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(Penelope Gonzalez, center, in Wien, photo by Basil Childers)

My friend Mika and I were mesmerized by the way they snaked their limbs in, out, over and around each other’s bodies, sometimes a flexed foot, sometimes a pointed toe, how they lifted themselves up from the ground, upper body, then lower body, touching the floor at times only with one small part of their back (talk about a work-out!), how they’d dramatically arch their backs, how she’d slowly climb onto him, he’d lift her with his arms, on his back (that’s hard work too). I was so blown away; this is one of the most brilliantly choreographed, mesmerizingly, tantalizing, beautiful “sex scenes” I’ve ever seen in dance.

Then was Les Noces, Mika’s favorite of the night. It’s set, just like Jerome Robbins’ ballet of the same name, to Stravinsky’s Les Noces, and, like Robbins’, depicts the marriage rite of passage. Whereas Robbins’ (which I wrote about here, near the end) depicted a Russian peasant wedding set about a century ago, Rioult’s is contemporary, and the curtain opens on four women dressed in bras and underwear dancing intensely atop a set of four chairs, kind of Mein Herr-like, the emotion they convey by turns fearful and seductive. After they dance, they help each other into a pair of bloomers and a corset-like waistband. The lights then dim on them and turn to a set of four men, dressed only in underwear, who dance atop four chairs of their own, the emotion similar but more masculine, more angry (perhaps some don’t want to get married, feel like they’re being pressured) At the end of their dance, then don black, tuxedo-like pants. The two groups then turn chairs toward each other, break into four separate male / female pairs, and each pair really goes at each other, an intense battle of the sexes. The consummation scene begins, as in Robbins’, fraught with fear and trepidation and is rather horrifying, but eventually softens and grows sensual. The couples have overcome the storm.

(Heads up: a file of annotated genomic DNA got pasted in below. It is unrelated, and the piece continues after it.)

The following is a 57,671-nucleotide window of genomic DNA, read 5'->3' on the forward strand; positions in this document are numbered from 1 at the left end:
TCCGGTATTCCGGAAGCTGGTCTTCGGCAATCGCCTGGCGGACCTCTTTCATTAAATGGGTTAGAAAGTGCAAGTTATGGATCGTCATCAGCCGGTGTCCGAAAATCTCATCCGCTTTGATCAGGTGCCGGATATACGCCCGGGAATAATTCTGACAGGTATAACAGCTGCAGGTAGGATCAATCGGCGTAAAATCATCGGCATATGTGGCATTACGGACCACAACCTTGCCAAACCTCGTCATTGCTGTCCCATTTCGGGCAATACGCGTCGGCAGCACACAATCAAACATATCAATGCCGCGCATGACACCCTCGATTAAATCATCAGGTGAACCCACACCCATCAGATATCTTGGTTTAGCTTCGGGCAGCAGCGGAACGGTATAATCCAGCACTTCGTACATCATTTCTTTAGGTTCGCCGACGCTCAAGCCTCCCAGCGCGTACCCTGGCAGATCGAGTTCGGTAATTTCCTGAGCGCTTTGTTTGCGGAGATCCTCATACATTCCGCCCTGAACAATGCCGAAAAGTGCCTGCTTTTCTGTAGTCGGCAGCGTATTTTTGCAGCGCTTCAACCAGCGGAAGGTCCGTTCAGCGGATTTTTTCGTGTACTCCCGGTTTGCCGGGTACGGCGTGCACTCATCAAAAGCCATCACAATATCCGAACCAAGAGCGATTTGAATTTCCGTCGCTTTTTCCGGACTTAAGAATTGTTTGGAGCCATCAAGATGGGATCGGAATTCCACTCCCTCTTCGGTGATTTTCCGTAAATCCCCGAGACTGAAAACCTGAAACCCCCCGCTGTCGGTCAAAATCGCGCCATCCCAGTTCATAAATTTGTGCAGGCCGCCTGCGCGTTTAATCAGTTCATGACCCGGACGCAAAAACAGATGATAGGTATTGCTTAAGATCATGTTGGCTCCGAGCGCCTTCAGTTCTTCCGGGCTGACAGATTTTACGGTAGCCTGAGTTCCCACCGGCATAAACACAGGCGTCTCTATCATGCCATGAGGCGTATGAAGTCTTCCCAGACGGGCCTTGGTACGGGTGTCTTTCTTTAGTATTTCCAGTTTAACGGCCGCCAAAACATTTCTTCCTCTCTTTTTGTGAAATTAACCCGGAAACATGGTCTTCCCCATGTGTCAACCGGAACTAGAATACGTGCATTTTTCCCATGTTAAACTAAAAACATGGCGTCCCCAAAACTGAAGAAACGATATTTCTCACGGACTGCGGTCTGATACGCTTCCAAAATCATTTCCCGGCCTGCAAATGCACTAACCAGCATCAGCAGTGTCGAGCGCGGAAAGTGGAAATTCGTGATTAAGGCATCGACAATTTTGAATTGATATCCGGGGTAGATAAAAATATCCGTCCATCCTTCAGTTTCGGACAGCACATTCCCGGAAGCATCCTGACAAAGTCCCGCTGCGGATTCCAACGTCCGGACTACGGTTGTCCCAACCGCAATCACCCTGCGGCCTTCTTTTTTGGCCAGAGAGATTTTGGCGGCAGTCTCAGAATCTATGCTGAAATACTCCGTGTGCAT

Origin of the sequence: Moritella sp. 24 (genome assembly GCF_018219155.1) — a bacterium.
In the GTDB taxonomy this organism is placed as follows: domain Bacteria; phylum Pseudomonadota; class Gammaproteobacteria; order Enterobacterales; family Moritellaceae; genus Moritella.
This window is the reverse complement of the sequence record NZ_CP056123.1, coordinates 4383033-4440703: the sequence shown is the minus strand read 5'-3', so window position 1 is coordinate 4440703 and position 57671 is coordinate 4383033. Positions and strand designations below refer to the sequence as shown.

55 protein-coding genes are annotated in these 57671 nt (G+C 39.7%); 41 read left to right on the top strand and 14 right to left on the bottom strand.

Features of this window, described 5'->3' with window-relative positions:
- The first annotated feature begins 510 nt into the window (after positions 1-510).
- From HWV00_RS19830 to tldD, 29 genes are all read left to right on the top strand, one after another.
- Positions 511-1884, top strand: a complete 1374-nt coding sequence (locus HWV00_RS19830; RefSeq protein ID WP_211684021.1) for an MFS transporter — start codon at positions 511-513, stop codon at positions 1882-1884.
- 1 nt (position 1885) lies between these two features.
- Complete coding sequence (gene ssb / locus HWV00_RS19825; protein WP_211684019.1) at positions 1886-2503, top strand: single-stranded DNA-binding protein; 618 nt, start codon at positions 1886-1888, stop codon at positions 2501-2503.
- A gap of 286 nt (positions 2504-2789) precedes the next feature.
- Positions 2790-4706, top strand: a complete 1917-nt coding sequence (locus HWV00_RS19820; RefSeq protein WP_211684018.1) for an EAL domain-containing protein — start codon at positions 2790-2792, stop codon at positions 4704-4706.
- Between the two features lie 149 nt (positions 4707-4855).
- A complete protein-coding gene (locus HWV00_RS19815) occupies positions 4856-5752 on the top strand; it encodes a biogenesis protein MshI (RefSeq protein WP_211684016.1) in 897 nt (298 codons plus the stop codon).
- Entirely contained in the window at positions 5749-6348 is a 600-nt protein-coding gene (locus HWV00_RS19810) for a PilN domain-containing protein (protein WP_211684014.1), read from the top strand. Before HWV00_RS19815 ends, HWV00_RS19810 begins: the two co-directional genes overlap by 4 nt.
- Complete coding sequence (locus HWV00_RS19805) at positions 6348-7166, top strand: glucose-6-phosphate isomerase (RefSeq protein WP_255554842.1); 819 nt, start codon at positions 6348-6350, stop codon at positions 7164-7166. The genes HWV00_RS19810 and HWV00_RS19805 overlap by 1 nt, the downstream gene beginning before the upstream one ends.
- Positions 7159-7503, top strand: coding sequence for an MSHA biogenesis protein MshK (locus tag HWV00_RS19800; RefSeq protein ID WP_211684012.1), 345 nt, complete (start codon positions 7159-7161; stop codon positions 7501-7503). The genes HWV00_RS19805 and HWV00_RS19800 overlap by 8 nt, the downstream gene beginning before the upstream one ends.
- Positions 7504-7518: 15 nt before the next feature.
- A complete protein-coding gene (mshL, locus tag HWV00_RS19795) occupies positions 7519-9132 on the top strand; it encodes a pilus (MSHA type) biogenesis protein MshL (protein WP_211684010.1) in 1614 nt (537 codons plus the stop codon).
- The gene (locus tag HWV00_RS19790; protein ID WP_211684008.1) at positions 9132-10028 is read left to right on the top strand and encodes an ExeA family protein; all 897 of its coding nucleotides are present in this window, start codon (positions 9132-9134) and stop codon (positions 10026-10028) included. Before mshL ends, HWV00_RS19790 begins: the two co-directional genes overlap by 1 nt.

And the evening ended with Wien (Vienna), set to Maurice Ravel’s La Valse (which was originally titled Wien), which has become one of my favorite pieces of music, the same that Balanchine used for his La Valse (which I wrote about here). Rioult’s version carries the same dark themes as Balanchine’s — beauty turned bad, encroaching tragedy, social refinement embodied in the Viennese Waltz disintegrating in the face of human violence and destruction. But here, a small group of several huddle around each other, walking to the waltz in small steps, one right after the other, almost mechanically, or Charlie Chaplin-like. There is something inhuman and distorted about their movement, their need to huddle in a group, and follow the others. As the music swells, they move faster, but they’re moving so quickly, and in circles, that¬† they can’t retain their balance. One in the group will try to reach up to the sky, only to go crashing to the floor. The others, far from helping the fallen one up, simply walk over him or her, making an effort not to trip, but to keep their steps — it’s like they’re in a militaristic march and they can’t step out of line. At points they waltz with each other — men with women, women with women and men with men — but it’s a very grotesque kind of waltzing. The women often look like rag dolls, dead; the men viciously throw them about. The movement is very different from Balanchine’s, but the piece has that same intensely haunting, world-gone-mad quality.

I strongly recommend this company! They’re at the Joyce through the 19th. Go here for info and to see an excerpt from Views of the Fleeting World.